For our second interface, “Mapping Language Patterns,” we built a qualitative survey of the language patterns in our digitized newspaper collection. We chose to focus on three of the metrics most widely used by humanities scholars for surveying language patterns in large bodies of text: word counts (ranked counts of all the words, minus extremely common “stop words” such as articles and conjunctions), named entity counts (ranked counts of named entities, such as people, places, and organizations), and topic models. (For greater detail about these metrics — particularly topic modeling — and our methods in generating them, see our White Paper.)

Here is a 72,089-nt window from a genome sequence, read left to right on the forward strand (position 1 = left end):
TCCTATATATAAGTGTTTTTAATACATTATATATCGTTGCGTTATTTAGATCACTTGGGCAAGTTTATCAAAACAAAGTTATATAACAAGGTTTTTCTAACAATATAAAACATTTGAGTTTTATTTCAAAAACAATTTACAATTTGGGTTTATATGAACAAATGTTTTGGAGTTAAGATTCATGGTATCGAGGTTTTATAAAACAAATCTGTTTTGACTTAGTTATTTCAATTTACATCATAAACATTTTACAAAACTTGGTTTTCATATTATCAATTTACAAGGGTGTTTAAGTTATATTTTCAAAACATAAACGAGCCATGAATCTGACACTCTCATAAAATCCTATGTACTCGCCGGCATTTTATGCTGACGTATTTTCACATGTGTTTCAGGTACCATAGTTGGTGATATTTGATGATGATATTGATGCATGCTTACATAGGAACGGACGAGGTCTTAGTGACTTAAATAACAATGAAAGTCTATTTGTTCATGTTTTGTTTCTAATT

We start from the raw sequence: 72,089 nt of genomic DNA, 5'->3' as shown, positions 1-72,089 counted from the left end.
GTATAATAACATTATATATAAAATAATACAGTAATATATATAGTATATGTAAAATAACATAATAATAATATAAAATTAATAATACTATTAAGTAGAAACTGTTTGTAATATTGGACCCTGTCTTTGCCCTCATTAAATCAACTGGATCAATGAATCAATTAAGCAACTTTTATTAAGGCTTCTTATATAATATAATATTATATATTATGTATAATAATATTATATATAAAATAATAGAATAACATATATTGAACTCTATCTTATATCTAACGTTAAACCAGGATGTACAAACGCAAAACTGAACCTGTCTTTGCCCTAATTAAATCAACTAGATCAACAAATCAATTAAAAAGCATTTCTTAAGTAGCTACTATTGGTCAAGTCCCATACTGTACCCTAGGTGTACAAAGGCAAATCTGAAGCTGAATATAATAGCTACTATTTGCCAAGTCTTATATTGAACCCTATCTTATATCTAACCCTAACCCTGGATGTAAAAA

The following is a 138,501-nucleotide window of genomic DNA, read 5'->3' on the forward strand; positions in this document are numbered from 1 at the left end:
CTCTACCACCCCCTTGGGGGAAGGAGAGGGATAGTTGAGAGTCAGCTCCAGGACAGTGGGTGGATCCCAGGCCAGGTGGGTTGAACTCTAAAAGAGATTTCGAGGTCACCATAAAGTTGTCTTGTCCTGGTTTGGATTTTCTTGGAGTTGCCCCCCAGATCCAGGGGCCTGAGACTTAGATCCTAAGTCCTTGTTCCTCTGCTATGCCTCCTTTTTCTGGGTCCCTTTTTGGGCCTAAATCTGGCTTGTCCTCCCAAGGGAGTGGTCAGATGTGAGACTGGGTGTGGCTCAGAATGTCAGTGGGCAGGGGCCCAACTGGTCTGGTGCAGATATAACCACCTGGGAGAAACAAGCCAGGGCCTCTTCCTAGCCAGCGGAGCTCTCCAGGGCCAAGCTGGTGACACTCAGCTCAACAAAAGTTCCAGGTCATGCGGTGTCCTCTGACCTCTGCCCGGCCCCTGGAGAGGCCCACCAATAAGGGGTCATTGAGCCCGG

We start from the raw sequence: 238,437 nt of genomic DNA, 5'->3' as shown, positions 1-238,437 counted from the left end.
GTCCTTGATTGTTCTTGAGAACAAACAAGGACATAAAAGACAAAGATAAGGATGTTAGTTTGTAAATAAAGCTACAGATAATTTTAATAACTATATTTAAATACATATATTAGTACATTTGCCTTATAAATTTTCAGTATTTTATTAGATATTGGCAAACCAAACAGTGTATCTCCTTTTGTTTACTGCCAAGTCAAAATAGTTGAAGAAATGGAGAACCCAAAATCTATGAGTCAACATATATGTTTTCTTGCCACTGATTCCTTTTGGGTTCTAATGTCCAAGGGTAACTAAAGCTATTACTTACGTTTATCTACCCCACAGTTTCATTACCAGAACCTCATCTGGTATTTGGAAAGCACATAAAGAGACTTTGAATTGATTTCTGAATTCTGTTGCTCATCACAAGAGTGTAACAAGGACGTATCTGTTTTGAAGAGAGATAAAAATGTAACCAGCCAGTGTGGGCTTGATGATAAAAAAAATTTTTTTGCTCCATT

Just as with our quantitative model, the user can select any time period from 1829 through 2008. For several reasons, we have also included pre-set buttons for historically significant eras in Texas and U. S.-Mexican borderlands history (“Mexican Era,” “Republic of Texas,” “Antebellum Era,” “Civil War,” and so on) which, if clicked, will automatically reset the beginning and end points on the time slider to those particular eras. (One of the key reasons for pre-setting the historical eras was that, due to the limits of current technologies, all topic models had to be preprocessed for specific time frames.) Once the user has selected a time frame, they can also customize the geography they want to examine. Based on the timeline selection, the map populates so that the user sees all the cities that have publications from the time period they selected. The user, then, can choose to examine all the language patterns emanating from all the newspapers relevant to their time period, or they could customize their selection to particular locations (such as Houston) or even a single newspaper title.